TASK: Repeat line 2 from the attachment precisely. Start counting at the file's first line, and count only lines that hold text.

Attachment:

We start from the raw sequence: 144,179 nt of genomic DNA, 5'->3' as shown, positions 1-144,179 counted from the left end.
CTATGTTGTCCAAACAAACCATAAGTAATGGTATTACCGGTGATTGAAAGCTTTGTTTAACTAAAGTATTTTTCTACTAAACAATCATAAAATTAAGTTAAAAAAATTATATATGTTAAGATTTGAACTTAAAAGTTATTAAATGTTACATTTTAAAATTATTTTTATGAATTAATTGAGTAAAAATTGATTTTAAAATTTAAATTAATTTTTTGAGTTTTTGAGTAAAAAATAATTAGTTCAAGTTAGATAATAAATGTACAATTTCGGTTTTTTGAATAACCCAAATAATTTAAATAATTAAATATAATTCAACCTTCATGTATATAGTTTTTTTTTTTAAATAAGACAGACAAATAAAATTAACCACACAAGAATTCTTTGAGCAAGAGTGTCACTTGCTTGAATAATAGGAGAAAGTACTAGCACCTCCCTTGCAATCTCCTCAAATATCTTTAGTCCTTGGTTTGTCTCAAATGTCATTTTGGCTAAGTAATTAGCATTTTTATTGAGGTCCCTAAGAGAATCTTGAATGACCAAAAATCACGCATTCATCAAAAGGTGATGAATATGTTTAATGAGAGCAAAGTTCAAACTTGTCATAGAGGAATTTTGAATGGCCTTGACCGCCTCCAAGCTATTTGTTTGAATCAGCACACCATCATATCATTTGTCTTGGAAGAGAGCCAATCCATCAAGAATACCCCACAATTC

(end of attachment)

CTATGTTGTCCAAACAAACCATAAGTAATGGTATTACCGGTGATTGAAAGCTTTGTTTAACTAAAGTATTTTTCTACTAAACAATCATAAAATTAAGTTAAAAAAATTATATATGTTAAGATTTGAACTTAAAAGTTATTAAATGTTACATTTTAAAATTATTTTTATGAATTAATTGAGTAAAAATTGATTTTAAAATTTAAATTAATTTTTTGAGTTTTTGAGTAAAAAATAATTAGTTCAAGTTAGATAATAAATGTACAATTTCGGTTTTTTGAATAACCCAAATAATTTAAATAATTAAATATAATTCAACCTTCATGTATATAGTTTTTTTTTTTAAATAAGACAGACAAATAAAATTAACCACACAAGAATTCTTTGAGCAAGAGTGTCACTTGCTTGAATAATAGGAGAAAGTACTAGCACCTCCCTTGCAATCTCCTCAAATATCTTTAGTCCTTGGTTTGTCTCAAATGTCATTTTGGCTAAGTAATTAGCATTTTTATTGAGGTCCCTAAGAGAATCTTGAATGACCAAAAATCACGCATTCATCAAAAGGTGATGAATATGTTTAATGAGAGCAAAGTTCAAACTTGTCATAGAGGAATTTTGAATGGCCTTGACCGCCTCCAAGCTATTTGTTTGAATCAGCACACCATCATATCATTTGTCTTGGAAGAGAGCCAATCCATCAAGAATACCCCACAATTC